Not true! With very, very few exceptions, the baby will be protected by the mother's continuing to breastfeed. By the time the mother has fever (or cough, vomiting, diarrhea, rash, etc) she has already given the baby the infection, since she has been infectious for several days before she even knew she was sick. The baby's best protection against getting the infection is for the mother to continue breastfeeding. If the baby does get sick, he will be less sick if the mother continues breastfeeding. Besides, maybe it was the baby who gave the infection to the mother, but the baby did not show signs of illness because he was breastfeeding. Also, breast infections, including breast abscess, though painful, are not reasons to stop breastfeeding. Indeed, the infection is likely to settle more quickly if the mother continues breastfeeding on the affected side.
Breastmilk is produced by supply and demand. It is important to breastfeed or pump a minimum or 8 - 12 times each day to establish your milk supply. If you feed and/or pump often in the first 2 weeks, your breasts will develop full capacity to make abundant milk throughout your interest in breastfeeding. Failure to remove milk may influence this capacity.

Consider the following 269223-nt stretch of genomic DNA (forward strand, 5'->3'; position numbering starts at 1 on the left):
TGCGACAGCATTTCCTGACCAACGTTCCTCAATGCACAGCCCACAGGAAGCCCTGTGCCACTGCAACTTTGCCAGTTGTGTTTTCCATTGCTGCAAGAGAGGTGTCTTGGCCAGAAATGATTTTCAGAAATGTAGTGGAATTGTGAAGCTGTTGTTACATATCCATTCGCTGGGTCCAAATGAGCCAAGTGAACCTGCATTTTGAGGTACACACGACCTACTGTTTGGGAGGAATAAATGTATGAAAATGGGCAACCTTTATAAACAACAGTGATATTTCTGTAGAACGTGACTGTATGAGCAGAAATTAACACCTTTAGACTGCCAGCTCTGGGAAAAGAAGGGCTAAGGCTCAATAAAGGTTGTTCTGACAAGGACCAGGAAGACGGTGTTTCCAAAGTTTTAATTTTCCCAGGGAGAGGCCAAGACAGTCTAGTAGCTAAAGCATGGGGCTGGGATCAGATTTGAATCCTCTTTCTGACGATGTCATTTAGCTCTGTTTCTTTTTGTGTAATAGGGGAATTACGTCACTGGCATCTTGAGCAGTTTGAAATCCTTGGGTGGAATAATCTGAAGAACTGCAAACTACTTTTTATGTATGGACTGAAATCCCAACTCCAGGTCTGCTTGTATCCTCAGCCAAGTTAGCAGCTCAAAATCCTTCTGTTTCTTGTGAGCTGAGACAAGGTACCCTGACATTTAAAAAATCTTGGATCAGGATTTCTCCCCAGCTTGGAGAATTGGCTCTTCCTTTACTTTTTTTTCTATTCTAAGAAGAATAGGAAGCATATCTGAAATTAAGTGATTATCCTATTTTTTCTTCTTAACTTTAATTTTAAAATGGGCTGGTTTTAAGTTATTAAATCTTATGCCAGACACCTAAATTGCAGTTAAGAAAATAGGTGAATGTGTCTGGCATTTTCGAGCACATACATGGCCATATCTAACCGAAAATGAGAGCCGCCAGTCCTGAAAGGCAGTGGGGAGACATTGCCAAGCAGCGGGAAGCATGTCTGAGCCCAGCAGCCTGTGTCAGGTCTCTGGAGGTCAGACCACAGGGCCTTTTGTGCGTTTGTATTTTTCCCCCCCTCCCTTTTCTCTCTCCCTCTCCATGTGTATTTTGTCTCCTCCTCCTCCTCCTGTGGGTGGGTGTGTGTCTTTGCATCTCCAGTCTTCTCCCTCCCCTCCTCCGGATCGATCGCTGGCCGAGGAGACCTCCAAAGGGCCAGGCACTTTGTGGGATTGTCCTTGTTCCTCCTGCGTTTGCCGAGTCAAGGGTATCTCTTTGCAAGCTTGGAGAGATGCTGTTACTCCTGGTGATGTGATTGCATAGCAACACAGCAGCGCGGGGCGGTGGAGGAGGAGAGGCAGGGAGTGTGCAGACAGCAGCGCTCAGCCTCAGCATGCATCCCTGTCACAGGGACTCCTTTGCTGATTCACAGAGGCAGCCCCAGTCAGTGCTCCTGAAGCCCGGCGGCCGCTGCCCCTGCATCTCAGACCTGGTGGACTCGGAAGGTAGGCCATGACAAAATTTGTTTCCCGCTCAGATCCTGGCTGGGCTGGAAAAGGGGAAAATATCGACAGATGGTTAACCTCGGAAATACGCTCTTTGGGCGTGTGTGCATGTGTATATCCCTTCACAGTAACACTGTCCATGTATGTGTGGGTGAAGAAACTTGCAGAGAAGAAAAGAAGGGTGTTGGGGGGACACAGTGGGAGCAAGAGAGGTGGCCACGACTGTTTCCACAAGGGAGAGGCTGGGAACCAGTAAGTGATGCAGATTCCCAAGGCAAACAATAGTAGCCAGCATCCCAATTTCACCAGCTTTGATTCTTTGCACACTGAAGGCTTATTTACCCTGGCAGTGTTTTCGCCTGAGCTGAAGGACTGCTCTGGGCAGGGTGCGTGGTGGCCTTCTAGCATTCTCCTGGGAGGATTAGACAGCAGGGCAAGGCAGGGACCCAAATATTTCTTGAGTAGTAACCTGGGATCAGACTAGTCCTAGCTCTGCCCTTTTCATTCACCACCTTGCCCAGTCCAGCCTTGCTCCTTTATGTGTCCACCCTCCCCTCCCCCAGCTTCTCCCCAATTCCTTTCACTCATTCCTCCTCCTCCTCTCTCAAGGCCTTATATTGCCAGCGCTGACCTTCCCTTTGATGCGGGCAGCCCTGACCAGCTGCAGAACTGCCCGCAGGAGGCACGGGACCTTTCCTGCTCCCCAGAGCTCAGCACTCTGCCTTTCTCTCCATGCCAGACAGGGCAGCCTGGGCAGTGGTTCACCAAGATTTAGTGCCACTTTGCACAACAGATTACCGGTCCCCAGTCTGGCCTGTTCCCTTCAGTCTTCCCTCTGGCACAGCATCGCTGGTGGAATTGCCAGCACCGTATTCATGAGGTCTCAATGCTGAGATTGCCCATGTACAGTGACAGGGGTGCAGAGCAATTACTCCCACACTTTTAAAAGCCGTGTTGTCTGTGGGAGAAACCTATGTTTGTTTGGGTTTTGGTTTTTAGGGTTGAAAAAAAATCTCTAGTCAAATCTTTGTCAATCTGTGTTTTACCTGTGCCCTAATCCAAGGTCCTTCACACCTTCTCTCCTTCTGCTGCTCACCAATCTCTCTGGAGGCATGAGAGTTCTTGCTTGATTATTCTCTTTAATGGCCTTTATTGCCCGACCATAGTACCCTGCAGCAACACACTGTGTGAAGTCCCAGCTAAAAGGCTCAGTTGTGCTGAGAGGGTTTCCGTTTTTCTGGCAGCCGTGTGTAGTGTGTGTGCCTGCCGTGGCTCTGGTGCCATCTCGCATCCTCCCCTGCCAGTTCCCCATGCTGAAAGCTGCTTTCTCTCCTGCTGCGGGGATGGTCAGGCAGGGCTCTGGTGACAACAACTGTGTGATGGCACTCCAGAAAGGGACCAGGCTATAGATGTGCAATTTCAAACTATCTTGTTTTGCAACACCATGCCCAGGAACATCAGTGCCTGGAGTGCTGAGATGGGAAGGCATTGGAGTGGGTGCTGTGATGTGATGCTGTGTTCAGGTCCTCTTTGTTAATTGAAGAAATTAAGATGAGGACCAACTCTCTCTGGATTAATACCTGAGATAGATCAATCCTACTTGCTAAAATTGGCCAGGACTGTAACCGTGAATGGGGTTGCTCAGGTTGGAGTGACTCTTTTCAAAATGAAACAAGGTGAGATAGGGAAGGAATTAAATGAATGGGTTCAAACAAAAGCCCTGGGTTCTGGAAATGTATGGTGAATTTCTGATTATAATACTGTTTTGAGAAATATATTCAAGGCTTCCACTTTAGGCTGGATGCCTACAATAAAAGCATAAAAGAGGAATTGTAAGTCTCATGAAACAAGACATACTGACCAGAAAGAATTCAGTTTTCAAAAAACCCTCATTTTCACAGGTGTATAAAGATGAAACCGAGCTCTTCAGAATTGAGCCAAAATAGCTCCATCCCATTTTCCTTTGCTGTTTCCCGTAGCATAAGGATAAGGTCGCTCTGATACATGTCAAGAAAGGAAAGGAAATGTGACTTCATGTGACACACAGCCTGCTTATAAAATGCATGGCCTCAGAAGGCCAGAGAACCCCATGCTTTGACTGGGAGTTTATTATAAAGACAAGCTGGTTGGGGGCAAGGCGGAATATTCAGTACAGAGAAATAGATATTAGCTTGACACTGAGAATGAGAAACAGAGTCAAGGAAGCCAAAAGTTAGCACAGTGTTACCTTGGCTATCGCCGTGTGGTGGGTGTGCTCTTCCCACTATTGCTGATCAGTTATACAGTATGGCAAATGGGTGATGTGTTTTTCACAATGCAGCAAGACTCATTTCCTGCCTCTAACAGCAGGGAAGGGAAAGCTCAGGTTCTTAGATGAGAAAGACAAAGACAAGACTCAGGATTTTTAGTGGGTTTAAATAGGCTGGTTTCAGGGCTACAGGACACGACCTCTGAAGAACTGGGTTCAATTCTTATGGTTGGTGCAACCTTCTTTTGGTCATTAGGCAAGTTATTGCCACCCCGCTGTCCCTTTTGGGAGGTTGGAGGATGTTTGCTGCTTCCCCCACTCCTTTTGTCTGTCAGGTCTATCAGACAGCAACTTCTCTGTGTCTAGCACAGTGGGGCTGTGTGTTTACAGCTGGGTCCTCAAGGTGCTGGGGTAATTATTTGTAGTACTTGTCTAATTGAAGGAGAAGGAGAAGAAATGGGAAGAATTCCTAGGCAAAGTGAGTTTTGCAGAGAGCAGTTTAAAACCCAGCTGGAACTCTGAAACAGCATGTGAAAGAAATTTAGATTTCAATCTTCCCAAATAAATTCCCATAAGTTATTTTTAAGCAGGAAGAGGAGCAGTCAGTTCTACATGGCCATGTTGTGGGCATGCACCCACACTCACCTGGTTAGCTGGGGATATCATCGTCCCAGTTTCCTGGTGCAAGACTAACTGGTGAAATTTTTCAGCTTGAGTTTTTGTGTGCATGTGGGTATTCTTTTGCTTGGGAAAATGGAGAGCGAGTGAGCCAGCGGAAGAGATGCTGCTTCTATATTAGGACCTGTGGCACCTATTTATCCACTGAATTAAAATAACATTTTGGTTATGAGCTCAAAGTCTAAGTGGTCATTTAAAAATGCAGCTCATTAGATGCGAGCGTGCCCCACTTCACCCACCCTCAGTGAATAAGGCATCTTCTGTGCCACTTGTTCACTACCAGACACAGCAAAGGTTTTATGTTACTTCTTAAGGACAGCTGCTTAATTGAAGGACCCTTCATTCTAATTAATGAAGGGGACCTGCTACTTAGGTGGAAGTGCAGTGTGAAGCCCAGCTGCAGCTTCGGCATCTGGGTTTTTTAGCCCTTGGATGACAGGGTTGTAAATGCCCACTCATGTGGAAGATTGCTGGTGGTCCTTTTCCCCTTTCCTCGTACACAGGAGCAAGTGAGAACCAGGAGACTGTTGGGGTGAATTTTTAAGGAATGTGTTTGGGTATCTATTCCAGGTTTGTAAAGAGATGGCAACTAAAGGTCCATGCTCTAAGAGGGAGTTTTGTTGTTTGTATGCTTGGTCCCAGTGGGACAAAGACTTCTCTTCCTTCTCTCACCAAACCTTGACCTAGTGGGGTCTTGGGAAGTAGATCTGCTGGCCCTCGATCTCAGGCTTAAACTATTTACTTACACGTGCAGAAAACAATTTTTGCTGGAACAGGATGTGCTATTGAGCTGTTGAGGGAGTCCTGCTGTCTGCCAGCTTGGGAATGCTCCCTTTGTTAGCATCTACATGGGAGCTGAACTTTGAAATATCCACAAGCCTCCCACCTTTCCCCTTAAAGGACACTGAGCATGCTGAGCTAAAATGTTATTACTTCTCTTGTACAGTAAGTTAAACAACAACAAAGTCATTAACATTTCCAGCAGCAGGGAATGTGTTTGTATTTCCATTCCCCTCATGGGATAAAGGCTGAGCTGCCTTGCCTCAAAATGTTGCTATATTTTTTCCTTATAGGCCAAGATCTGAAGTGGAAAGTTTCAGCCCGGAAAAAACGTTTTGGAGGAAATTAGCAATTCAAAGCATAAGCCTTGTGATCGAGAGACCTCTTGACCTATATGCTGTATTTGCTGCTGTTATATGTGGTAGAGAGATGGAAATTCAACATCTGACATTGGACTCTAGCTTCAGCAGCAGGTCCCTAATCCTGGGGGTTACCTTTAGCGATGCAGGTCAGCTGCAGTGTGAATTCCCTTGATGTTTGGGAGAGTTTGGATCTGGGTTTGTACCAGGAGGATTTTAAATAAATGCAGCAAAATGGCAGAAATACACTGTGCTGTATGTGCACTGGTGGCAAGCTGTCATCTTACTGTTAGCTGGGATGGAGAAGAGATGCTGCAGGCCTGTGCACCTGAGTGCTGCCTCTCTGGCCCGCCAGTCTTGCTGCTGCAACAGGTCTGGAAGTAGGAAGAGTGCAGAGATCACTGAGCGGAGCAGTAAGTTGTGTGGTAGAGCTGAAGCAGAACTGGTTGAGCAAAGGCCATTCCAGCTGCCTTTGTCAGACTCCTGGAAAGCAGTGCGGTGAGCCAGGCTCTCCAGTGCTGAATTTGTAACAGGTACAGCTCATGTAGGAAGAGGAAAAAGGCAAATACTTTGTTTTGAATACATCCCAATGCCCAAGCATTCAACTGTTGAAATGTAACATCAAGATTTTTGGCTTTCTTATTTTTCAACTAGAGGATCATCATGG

Most mothers only produce drops of breastmilk when they first start pumping. This is normal. It will help to think about the baby and touch the baby (or some item that belongs to the baby) to send the "brain message" to make and eject milk.. The more you pump, the more milk will follow. It may take up to 8 times pumping in 24 hours to see ½ - 1 ounce of milk produced. (Pumping breast milk is not a good measure of how much your baby actually receives. A baby correctly latched on the breast may receive two or more times the amount of milk that you pump). Additional tips about pumping: